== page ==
Blind, with Alec Baldwin and Demi Moore, has its world premiere at the festival. Directed by Michael Mailer, son of Norman Mailer, we meet Bill Oakland, English professor, left broken after losing his wife in a car accident which left him visually impaired.  Through a volunteer program, Oakland has his students’ papers read to him, and in walks Demi Moore, as Suzanne Dutchman, privileged, rich, and sentenced to community service for her part in her husband’s illegal activities. Oakland and Dutchman make an unlikely couple given her sense of outrage, and his cantankerous personality.  Soon, anger turns to understanding, which turns to romance.


Duncan Paveling and Meira Blaustein introduce the My Feral Heart.

In both films, we are reminded that those with physical challenges aren’t sentenced to a life of “gloom and doom.”  Duncan Paveling, the producer of My Feral Heart, noted after the movie that their disabilities are another kind of ability.

Luke was performed by first timer, Steven Brandon, who does have Down’s Syndrome, and who, according to Paveling, was an instant professional, being “the first on the set, and the last to leave.” Baldwin explained at the Q & A session that he and Moore spent a lot of time at the Lighthouse Guild in New York City “at length,” asking how the blind communicate when they’re in love, how do they date.  “There’s a new sense that takes,” says Baldwin. “Sound means more, even walking on different surfaces like sand or gravel.”  One of the last audience comments came from a festival volunteer whose husband is blind. “You captured it perfectly,” she said to Baldwin.

The Festival’s big night was Saturday, October 15, and the presentation of a variety of awards including the Trailblazer Award given to David Linde, whose production company Participant Media won the 2016 Oscar for the film, Spotlight, which was presented by Alejandro Gonzalez Inarritu, winner of the last two best director Oscars (The Revenant, 2016 and Birdman, 2015).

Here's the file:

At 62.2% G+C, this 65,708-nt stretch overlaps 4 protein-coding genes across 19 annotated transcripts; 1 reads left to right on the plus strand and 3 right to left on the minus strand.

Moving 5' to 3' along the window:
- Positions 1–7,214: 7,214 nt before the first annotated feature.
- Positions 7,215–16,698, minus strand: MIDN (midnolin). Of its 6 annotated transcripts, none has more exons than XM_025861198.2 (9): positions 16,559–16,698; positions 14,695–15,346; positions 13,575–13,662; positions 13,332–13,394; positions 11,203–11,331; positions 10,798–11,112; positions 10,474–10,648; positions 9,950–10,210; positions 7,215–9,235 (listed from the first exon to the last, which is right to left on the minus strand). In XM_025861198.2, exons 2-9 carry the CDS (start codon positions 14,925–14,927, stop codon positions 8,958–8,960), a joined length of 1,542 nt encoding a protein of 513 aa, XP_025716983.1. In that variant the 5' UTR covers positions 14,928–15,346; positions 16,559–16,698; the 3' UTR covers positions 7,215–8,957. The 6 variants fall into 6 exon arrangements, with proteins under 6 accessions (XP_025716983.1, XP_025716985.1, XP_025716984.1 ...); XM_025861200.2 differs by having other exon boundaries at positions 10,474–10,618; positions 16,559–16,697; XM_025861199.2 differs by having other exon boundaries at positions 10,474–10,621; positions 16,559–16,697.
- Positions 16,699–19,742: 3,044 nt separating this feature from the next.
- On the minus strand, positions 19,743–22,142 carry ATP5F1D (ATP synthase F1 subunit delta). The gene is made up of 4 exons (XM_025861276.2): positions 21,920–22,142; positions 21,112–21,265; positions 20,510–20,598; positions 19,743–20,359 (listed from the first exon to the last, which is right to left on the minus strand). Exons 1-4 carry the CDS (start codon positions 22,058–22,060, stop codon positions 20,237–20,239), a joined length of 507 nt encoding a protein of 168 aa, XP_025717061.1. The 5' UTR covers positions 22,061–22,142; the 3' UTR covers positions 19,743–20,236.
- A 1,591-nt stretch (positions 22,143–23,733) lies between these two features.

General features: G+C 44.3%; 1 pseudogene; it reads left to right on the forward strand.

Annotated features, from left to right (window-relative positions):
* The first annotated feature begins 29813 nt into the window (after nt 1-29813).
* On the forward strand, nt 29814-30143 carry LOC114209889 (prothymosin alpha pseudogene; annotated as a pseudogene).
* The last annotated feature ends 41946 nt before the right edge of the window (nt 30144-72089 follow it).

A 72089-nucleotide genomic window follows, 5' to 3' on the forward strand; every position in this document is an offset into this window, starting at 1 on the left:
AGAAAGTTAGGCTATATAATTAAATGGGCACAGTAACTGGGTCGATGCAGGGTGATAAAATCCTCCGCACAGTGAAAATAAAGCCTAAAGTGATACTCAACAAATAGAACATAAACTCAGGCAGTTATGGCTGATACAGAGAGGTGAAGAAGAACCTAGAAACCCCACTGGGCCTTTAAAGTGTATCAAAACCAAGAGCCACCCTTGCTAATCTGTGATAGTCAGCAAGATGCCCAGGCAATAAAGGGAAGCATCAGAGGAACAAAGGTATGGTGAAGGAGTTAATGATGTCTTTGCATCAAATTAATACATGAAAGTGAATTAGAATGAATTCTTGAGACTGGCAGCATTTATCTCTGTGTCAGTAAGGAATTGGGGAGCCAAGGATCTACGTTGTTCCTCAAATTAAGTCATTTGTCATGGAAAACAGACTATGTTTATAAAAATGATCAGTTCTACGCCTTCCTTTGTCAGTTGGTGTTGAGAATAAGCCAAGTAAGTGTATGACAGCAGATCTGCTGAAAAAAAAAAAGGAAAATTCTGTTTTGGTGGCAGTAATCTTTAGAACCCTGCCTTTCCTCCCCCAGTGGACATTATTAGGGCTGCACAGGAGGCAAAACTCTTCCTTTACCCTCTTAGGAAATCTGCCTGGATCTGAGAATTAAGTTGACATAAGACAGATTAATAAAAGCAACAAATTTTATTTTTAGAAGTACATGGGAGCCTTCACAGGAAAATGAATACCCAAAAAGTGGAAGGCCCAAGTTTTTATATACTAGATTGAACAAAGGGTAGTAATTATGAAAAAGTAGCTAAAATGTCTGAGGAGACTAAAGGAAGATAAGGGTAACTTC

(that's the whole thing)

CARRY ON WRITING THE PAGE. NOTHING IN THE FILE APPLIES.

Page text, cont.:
Though the three-and-a-half-day Woodstock Film Festival is certainly the highlight of the year, the WFF works the other 362 and a half days promoting and celebrating independent film, video and media productions.

Photos by MJ Hanley-Goff
Top Photo: Alec Baldwin arrives at premiere of Blind.


Five Films Told From the Point of View of Man’s Best Friend


The Secret Life of Pets, currently playing in theaters, takes as its conceit the answer to the eternal question, what does your cat/dog/iguana do all day when you’re at work? Wiener-Dog coming out shortly chronicles a dachshund’s adventures among the mysterious homo-sapiens it cohabits with. These are just the latest in a series of cinematic efforts to get inside the minds of four legged friends.